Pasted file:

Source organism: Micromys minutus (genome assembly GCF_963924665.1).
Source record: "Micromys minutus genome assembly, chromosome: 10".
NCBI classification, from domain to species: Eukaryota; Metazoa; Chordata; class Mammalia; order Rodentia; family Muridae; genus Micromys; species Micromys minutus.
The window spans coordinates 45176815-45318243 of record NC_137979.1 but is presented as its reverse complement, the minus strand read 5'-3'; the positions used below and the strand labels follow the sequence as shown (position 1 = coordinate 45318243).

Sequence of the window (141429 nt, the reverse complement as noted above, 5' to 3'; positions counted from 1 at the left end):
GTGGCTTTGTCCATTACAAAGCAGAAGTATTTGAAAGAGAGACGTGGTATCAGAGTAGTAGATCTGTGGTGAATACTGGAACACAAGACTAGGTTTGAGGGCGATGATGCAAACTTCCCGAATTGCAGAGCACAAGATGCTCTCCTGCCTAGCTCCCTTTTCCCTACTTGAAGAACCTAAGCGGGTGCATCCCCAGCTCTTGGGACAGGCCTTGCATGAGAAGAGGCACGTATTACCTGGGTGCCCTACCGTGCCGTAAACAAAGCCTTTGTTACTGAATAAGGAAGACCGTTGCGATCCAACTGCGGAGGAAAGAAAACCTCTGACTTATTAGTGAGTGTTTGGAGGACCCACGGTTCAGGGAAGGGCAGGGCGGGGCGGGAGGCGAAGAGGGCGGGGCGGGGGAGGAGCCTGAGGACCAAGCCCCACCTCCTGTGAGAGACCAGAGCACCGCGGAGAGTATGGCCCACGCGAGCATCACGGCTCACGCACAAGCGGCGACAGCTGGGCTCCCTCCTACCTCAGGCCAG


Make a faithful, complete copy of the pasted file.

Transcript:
Source organism: Micromys minutus (genome assembly GCF_963924665.1).
Source record: "Micromys minutus genome assembly, chromosome: 10".
NCBI classification, from domain to species: Eukaryota; Metazoa; Chordata; class Mammalia; order Rodentia; family Muridae; genus Micromys; species Micromys minutus.
The window spans coordinates 45176815-45318243 of record NC_137979.1 but is presented as its reverse complement, the minus strand read 5'-3'; the positions used below and the strand labels follow the sequence as shown (position 1 = coordinate 45318243).

Sequence of the window (141429 nt, the reverse complement as noted above, 5' to 3'; positions counted from 1 at the left end):
GTGGCTTTGTCCATTACAAAGCAGAAGTATTTGAAAGAGAGACGTGGTATCAGAGTAGTAGATCTGTGGTGAATACTGGAACACAAGACTAGGTTTGAGGGCGATGATGCAAACTTCCCGAATTGCAGAGCACAAGATGCTCTCCTGCCTAGCTCCCTTTTCCCTACTTGAAGAACCTAAGCGGGTGCATCCCCAGCTCTTGGGACAGGCCTTGCATGAGAAGAGGCACGTATTACCTGGGTGCCCTACCGTGCCGTAAACAAAGCCTTTGTTACTGAATAAGGAAGACCGTTGCGATCCAACTGCGGAGGAAAGAAAACCTCTGACTTATTAGTGAGTGTTTGGAGGACCCACGGTTCAGGGAAGGGCAGGGCGGGGCGGGAGGCGAAGAGGGCGGGGCGGGGGAGGAGCCTGAGGACCAAGCCCCACCTCCTGTGAGAGACCAGAGCACCGCGGAGAGTATGGCCCACGCGAGCATCACGGCTCACGCACAAGCGGCGACAGCTGGGCTCCCTCCTACCTCAGGCCAG